On Friday, March 20, I traveled to Boston to observe the Longy Sistema Side-by-Side concert and to speak with teachers and program directors who were involved in the collaboration. My biggest takeaway was how great the orchestra sounded. Comprised of students from several Sistema-inspired programs in the Boston area, the... Sistema Fellows Program

Andrea Landin podcast

Exploring El Sistema - Wed, 2015-04-01 22:49
Elaine Sandoval, Sistema Fellow '13, has helped to launch Sistema Global Research, including a series of interviews with El Sistema-inspired practitioners. The third podcast in this series, featuring Elaine's interview of Andrea Landin, Sistema Fellow '13, is now live on the Sistema Global website. Here is an excerpt from the... Sistema Fellows Program

The Ensemble, April edition

Exploring El Sistema - Wed, 2015-04-01 22:36
The April edition of Tricia Tunstall and Eric Booth's publication chronicling the emerging field of El Sistema-inspired activity in the US and beyond is found here. Sistema Fellows Program

Entrance Closure, Parking, Summer Work

NEC Construction News - Wed, 2015-04-01 14:51

Dear NEC Family,

As we move closer to the May start date for construction of the Student Life and Performance Center, you may want to attend the April 9 Open Forum session at 2:30 PM in the St. Botolph Conference Room.  Ed lesser, Mike Ryan, and a representative from Tishman Construction will be on hand to answer your questions.

REMINDER: the main entrance to the St. Botolph Building will be closing April 17 (or possibly a few days before that) in order to construct a handicapped-accessible entry way.
•    During construction, you can access the building from the ground level doorway in the parking lot.
•    PREP students and their families will need to use this parking lot entrance beginning Saturday, April 18.

NEW DATE FOR PARKING LOT CLOSURE: the St. Botolph parking lot, previously scheduled to close on May 1, will now be open until Monday, May 4. This means that College and Prep faculty may use the lot on May 1 and 2.

SUMMER WORK:  Construction crews will complete accessibility upgrades in the St. Botolph Building. These include one handicapped-accessible restroom on each floor. The work will not be as disruptive as last year’s sprinkler project.

LONG RANGE CONSTRUCTION SCHEDULE: Here is the big picture for the building project timetable.

May 4, 2015: Construction Start Date
May 2015—June 2015: Demolition & Site Prep
June 2015—January 2016: Foundations
January 2016—June 2016: Decks
May 2016—August 2016: Structure Steel & Concrete Exterior Façade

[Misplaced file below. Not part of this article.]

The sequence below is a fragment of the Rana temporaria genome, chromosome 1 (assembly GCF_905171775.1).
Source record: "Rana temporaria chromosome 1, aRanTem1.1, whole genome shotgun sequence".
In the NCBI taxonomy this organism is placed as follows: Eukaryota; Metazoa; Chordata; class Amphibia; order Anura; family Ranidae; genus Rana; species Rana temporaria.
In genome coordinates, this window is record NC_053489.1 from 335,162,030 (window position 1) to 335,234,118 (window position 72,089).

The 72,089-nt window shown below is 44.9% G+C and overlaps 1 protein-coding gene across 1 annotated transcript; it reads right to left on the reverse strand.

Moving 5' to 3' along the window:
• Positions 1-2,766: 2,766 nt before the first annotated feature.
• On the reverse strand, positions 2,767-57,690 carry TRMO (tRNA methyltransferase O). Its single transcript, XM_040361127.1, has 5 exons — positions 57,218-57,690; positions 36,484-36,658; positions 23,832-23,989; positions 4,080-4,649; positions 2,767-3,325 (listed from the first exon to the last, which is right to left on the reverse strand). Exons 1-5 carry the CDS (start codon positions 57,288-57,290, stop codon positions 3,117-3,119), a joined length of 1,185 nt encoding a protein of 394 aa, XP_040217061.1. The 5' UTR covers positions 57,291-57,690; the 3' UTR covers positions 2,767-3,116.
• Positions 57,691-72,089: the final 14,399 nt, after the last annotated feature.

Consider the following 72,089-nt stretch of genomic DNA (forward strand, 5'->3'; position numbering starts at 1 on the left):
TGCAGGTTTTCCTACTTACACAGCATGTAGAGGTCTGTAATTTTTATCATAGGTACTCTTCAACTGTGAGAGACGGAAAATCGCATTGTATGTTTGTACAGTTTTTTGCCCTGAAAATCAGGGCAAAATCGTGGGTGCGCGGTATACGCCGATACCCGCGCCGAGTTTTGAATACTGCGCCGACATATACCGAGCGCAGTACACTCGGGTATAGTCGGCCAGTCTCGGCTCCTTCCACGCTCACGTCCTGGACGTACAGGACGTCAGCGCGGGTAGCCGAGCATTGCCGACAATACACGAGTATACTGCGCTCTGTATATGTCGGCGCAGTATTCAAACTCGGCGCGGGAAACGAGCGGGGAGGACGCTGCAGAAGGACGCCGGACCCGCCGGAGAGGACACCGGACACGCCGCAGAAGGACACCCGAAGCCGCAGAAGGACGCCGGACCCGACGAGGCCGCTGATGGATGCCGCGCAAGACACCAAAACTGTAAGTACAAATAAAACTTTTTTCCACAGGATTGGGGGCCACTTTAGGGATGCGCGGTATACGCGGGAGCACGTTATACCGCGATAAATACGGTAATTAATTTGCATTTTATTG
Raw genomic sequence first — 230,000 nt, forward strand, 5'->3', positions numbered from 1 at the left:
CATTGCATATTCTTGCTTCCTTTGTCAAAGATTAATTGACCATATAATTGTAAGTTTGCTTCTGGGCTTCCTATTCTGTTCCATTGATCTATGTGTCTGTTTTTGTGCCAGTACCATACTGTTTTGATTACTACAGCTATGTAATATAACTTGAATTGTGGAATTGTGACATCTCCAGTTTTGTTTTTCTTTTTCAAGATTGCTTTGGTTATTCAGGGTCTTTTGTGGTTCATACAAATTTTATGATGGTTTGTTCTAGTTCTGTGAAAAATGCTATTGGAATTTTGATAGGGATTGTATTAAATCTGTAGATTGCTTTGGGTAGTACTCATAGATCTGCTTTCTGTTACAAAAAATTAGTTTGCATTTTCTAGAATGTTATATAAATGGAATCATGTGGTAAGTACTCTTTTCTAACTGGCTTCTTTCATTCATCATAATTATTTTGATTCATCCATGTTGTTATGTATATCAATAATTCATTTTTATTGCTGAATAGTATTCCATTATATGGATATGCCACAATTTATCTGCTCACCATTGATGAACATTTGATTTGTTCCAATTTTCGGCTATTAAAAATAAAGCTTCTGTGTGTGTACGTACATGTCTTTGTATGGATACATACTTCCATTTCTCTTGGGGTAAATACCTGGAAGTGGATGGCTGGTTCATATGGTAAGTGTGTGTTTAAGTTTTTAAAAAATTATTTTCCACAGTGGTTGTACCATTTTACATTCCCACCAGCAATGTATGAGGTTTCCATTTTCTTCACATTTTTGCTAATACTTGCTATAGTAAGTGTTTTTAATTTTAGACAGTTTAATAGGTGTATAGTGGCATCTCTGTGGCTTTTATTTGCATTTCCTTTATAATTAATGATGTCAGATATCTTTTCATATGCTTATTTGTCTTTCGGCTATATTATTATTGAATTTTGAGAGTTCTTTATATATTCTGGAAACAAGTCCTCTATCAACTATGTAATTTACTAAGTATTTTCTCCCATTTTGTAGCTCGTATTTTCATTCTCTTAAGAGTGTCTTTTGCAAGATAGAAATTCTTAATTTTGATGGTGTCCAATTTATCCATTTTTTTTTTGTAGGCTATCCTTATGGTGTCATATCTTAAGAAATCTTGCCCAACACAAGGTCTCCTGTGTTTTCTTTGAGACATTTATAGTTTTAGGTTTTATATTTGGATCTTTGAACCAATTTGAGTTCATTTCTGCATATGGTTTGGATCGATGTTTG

May 2016—September 2016: Interior Rough
September 2016—January 2017: Interior Finishes
August 2016—December 2016: Site Improvements
January 2017—March 2017: Start‐Up & Commissioning
Spring 2017: Construction Substantial Completion
Spring/Summer 2017: Furniture, Fixtures & Equipment Installation by NEC
Summer 2017: Ready for Occupancy

As always, if you have questions, contact Mike Ryan (617-585-1187), Karen Kidd
(617-585-1181) or Ellen Pfeifer ( 617-585-1143).

Benjamin Franklin and the Reflective Conservatoire

Huffington College - Wed, 2015-03-25 08:27
I recently heard a mordantly humorous new take on Benjamin Franklin's most famous quote: "In this world nothing can be said to be certain, except death and taxes and the immutability of conservatoires." Tony Woodcock http://www.huffingtonpost.com/tony-woodcock/

"Hot topics" with Eric Booth

Exploring El Sistema - Thu, 2015-03-19 16:10
In mid-February, Sistema Fellows Program faculty member Eric Booth hosted a conversation on Google Hangouts, joined by Eriel Huang '14, Tatjana Merzyn '14, Megan Moran '14, Liz Schurgin '11, and Xochitl Tafoya '13. The wide-ranging conversation began with Eric describing his recent experiences visiting El Sistema-inspired programming in twenty-five countries... Sistema Fellows Program

Construction Starting Soon–What You Need to Know

NEC Construction News - Tue, 2015-03-17 16:12

As recently announced, NEC will soon begin the construction of our new Student Life and Performance Center! With this note, we are launching a steady stream of internal communications designed to keep you well informed regarding the project. We recognize that aspects of this exciting new campus development will be disruptive; the NEC communications team will do its utmost to deliver timely updates to you across multiple communications channels. Here’s the first round of changes that will affect your on-campus experience:

  • First, the smaller parking lot behind the Jordan Hall building will close April 1, in order to accommodate the removal of the dumpster and other equipment from the St. Botolph parking lot.
  • As you may know, the current handicap-accessible entrance for the St. Botolph building is the parking lot entrance. However, since this entrance will soon close, we are required to build another. Consequently, the main entrance to 241 St. Botolph will be closing April 17 for approximately two-three weeks, in order to build that handicapped access ramp.